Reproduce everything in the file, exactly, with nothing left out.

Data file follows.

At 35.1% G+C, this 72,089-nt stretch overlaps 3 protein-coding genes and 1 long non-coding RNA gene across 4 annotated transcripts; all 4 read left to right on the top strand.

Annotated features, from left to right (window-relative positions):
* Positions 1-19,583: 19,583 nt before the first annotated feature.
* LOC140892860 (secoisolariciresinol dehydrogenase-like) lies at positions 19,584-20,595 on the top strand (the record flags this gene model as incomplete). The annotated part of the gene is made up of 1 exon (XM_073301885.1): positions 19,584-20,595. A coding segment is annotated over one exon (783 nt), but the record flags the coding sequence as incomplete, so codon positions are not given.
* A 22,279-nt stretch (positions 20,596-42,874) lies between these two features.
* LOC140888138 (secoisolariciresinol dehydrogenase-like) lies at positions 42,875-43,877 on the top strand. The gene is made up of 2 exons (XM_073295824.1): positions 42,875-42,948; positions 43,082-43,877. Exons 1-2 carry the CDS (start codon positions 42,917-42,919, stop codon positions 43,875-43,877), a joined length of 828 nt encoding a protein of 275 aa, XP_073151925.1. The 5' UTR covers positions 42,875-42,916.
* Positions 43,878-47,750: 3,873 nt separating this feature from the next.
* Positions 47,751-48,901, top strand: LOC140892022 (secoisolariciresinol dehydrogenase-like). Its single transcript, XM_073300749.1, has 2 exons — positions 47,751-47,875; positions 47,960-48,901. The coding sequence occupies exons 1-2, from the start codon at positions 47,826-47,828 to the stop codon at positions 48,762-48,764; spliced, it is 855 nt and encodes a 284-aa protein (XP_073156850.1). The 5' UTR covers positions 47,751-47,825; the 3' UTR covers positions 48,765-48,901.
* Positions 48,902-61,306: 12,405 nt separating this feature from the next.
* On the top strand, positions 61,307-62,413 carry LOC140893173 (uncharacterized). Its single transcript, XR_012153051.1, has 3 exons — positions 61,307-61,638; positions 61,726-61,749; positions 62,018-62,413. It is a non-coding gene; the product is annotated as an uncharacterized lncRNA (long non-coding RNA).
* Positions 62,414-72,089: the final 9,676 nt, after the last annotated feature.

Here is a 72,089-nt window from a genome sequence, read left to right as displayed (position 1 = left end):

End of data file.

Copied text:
At 35.1% G+C, this 72,089-nt stretch overlaps 3 protein-coding genes and 1 long non-coding RNA gene across 4 annotated transcripts; all 4 read left to right on the top strand.

Annotated features, from left to right (window-relative positions):
* Positions 1-19,583: 19,583 nt before the first annotated feature.
* LOC140892860 (secoisolariciresinol dehydrogenase-like) lies at positions 19,584-20,595 on the top strand (the record flags this gene model as incomplete). The annotated part of the gene is made up of 1 exon (XM_073301885.1): positions 19,584-20,595. A coding segment is annotated over one exon (783 nt), but the record flags the coding sequence as incomplete, so codon positions are not given.
* A 22,279-nt stretch (positions 20,596-42,874) lies between these two features.
* LOC140888138 (secoisolariciresinol dehydrogenase-like) lies at positions 42,875-43,877 on the top strand. The gene is made up of 2 exons (XM_073295824.1): positions 42,875-42,948; positions 43,082-43,877. Exons 1-2 carry the CDS (start codon positions 42,917-42,919, stop codon positions 43,875-43,877), a joined length of 828 nt encoding a protein of 275 aa, XP_073151925.1. The 5' UTR covers positions 42,875-42,916.
* Positions 43,878-47,750: 3,873 nt separating this feature from the next.
* Positions 47,751-48,901, top strand: LOC140892022 (secoisolariciresinol dehydrogenase-like). Its single transcript, XM_073300749.1, has 2 exons — positions 47,751-47,875; positions 47,960-48,901. The coding sequence occupies exons 1-2, from the start codon at positions 47,826-47,828 to the stop codon at positions 48,762-48,764; spliced, it is 855 nt and encodes a 284-aa protein (XP_073156850.1). The 5' UTR covers positions 47,751-47,825; the 3' UTR covers positions 48,765-48,901.
* Positions 48,902-61,306: 12,405 nt separating this feature from the next.
* On the top strand, positions 61,307-62,413 carry LOC140893173 (uncharacterized). Its single transcript, XR_012153051.1, has 3 exons — positions 61,307-61,638; positions 61,726-61,749; positions 62,018-62,413. It is a non-coding gene; the product is annotated as an uncharacterized lncRNA (long non-coding RNA).
* Positions 62,414-72,089: the final 9,676 nt, after the last annotated feature.

Here is a 72,089-nt window from a genome sequence, read left to right as displayed (position 1 = left end):